Jason and I had one of THOSE discussions last night… yes that topic that no one ever talks about… MONEY! And our conversation left me pondering the topic further today…
The topic came up because we went to visit a friend here in Numbulwar (she is the only other white mum with a baby in town) who commented on the fact that many local ladies had been asking her for money. She also showed several paintings and baskets that she had bought from local craftspeople. It was mentioned that one local aldy in particular had visited her asking for help to get a car loan from the bank. The topic changed and on our visit went.
But later that evening Jason and I were pondering this issue further… we have lots of questions but not so many answers….
What should we do when people ask us for money?
Should we give people money, when they do have enough money to live on, but have spent it on sound systems or televisions?
What do we do about the mother and child who come asking for money, because their husband has spent whatever money they had on alcohol, drugs or gambling?
What can we do about the husbands who do nothing all day, while their wives work to earn money, but then they spend it all?
Two of the ladies my friend mentioned are church ladies that we know quite well. One of whom has a job and earns a good salary, the other doesn’t. We often talk about the fact that working with MAF we have the opportunity to live in this community and share life with our indigenous brothers and sisters. But to be honest, the circumstances of life here for our friends and neighbours often seem so overwhelming that we wonder how we could ever make a difference. But perhaps this is one of way we can make a difference by challenging some of the ideas about money and how it is spent with those friends we have.
Handling money is something that needs to be taught. Our use of it is influenced by our parents, our spouses and any teaching we’ve had on the subject from school, church and other sources. If all you have ever seen in your life is the idea that money is there to be spent on what you want, then how would you even comprehend another way? Our indigenous brothers and sisters have been given all the benefits of our cash driven society, but not any of the education that needs to accompany it. In Numbulwar we have a bank, at least 3 atms, credit cards, basic cards, salaries for jobs, Centrelink payments, but where is there teaching given about the cost of living, budgets, saving, needs vs wants etc.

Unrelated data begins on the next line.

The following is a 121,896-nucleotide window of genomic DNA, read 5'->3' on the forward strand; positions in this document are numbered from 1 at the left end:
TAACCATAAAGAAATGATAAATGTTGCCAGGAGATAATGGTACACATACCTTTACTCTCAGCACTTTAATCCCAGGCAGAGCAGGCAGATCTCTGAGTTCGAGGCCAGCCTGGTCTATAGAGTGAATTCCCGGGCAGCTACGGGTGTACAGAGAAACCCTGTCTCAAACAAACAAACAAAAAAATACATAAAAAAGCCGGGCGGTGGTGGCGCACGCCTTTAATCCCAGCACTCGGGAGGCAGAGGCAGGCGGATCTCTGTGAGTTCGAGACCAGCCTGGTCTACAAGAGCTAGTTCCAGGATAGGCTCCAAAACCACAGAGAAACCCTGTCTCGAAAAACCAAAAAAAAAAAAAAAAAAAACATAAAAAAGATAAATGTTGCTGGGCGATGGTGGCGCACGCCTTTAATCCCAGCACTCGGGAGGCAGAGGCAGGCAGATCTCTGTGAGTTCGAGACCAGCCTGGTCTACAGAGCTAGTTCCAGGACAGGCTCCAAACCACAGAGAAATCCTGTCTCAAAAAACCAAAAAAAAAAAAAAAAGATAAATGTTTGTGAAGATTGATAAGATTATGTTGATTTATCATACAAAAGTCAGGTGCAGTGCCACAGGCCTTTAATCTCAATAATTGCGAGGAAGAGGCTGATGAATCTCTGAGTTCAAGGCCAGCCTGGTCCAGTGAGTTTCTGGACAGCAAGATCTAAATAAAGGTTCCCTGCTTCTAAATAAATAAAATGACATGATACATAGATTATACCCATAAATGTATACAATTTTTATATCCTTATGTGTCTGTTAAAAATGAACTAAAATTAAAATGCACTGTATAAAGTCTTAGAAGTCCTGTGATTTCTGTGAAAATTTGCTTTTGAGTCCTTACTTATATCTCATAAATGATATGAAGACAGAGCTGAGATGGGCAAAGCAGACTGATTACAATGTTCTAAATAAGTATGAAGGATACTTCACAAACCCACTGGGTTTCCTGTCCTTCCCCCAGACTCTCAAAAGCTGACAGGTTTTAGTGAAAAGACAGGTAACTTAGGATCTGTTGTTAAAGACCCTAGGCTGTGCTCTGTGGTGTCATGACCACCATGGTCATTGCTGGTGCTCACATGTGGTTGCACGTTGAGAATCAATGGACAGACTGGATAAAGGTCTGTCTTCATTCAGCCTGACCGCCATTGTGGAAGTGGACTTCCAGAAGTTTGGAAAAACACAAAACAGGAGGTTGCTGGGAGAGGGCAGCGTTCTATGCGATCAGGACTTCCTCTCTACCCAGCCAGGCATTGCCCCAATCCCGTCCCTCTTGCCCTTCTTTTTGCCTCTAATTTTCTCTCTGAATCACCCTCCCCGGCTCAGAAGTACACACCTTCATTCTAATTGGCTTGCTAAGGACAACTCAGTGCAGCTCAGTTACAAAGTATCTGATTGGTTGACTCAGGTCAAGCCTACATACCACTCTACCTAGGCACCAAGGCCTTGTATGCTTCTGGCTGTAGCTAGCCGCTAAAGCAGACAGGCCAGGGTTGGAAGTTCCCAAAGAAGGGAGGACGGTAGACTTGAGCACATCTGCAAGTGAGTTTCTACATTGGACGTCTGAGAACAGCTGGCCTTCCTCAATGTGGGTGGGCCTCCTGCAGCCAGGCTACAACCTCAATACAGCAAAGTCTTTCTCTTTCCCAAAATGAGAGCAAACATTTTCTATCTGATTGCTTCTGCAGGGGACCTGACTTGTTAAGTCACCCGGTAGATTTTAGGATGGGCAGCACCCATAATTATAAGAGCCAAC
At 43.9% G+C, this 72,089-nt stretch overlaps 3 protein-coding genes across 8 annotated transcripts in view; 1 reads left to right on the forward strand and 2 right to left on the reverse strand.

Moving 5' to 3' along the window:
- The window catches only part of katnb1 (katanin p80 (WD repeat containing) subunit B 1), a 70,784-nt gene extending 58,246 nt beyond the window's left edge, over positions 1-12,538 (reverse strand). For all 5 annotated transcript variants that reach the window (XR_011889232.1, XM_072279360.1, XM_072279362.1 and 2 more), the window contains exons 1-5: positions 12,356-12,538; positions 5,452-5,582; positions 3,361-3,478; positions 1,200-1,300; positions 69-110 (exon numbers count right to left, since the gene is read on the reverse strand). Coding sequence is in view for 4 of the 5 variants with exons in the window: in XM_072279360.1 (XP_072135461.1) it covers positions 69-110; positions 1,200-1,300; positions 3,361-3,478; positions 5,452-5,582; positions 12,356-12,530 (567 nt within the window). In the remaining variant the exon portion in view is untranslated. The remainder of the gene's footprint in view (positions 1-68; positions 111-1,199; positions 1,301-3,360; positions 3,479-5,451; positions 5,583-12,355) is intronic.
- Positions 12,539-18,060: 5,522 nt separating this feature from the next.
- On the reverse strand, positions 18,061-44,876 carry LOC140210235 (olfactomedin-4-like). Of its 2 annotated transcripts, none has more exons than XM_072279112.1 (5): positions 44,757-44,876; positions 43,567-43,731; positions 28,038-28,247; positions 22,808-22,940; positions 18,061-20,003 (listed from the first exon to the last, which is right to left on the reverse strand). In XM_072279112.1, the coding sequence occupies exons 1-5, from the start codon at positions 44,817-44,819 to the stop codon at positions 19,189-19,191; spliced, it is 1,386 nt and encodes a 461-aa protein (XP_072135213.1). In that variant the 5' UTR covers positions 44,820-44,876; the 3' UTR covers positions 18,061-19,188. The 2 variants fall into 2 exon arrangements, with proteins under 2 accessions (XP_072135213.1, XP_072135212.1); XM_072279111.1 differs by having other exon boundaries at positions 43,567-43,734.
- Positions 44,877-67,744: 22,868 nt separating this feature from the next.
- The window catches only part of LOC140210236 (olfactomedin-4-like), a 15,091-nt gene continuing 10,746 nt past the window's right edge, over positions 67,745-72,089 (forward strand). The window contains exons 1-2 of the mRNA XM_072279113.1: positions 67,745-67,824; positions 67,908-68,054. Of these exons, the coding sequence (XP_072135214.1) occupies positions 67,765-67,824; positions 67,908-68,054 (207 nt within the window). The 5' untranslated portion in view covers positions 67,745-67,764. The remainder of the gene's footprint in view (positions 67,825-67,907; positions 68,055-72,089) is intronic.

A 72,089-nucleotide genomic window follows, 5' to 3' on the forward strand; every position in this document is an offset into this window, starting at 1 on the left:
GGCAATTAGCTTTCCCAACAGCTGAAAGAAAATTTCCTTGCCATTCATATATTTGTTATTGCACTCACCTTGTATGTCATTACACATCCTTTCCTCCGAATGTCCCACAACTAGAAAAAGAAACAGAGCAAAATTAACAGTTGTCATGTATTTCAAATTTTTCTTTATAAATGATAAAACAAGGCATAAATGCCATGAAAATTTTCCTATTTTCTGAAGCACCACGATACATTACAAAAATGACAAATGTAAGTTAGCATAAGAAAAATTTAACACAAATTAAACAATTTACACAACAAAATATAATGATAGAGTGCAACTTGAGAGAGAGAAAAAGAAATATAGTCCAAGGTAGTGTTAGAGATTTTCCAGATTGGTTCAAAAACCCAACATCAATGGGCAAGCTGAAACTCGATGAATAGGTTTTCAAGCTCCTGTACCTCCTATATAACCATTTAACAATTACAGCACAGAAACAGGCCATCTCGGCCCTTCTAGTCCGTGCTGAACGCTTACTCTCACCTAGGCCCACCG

I remember one day in ym Year 12 Bible class having a discussion about money and what the Gospel of Luke had to say on the topic. Some how we sidetracked and I was telling them about how Jason and I manage our money, how we use different bank accounts for different purposes, what we do about tithing, how we make sure there is enough money for essentials, extras and savings. For me it was one of the most meaningful lessons I ever taught as this group of 17/18 year old Christians looked at me in amazement commenting that no one had ever discussed this topic with them in detail before.
As ususal, this blog has no huge revelations or answers to change the world… but perhaps it has reminded me that we need to talk about money with each other. We need to be willing to discuss it even if it is uncomrtable and threatening. Why do we find it so? I think because like a quote I once read said, your bank account is a good indicator of your heart and priorities… and that is a convicting thought. So maybe we need to be willing to think, pray and talk with others about our finances… not just here in Numbulwar but everywhere. But I think we also need to stop and consider what the Bible suggests about how to use our money and resources in a God honouring way, and share what we’ve learned with others.